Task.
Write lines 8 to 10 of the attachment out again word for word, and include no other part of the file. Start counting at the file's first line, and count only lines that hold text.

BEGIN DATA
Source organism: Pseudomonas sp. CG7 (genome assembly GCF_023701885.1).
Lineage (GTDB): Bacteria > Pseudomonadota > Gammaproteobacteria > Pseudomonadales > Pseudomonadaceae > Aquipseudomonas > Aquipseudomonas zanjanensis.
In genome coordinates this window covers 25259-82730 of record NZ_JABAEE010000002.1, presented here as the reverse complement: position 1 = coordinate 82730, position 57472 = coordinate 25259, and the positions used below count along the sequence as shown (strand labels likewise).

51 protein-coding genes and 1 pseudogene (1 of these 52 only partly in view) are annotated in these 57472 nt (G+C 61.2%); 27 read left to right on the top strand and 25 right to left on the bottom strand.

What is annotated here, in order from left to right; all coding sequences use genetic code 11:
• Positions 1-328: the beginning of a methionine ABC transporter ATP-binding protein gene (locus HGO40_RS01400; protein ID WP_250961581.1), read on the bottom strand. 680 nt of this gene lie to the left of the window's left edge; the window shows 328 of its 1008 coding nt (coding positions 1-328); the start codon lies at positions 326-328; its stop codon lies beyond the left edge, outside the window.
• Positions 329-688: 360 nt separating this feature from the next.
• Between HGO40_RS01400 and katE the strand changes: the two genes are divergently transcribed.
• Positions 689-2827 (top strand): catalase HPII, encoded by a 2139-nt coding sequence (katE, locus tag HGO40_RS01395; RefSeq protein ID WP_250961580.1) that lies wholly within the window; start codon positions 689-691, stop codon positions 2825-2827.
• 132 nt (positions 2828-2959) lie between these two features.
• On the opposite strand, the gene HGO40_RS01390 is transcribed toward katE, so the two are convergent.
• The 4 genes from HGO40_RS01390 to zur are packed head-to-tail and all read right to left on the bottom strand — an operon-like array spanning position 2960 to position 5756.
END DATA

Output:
• Between HGO40_RS01400 and katE the strand changes: the two genes are divergently transcribed.
• Positions 689-2827 (top strand): catalase HPII, encoded by a 2139-nt coding sequence (katE, locus tag HGO40_RS01395; RefSeq protein ID WP_250961580.1) that lies wholly within the window; start codon positions 689-691, stop codon positions 2825-2827.
• 132 nt (positions 2828-2959) lie between these two features.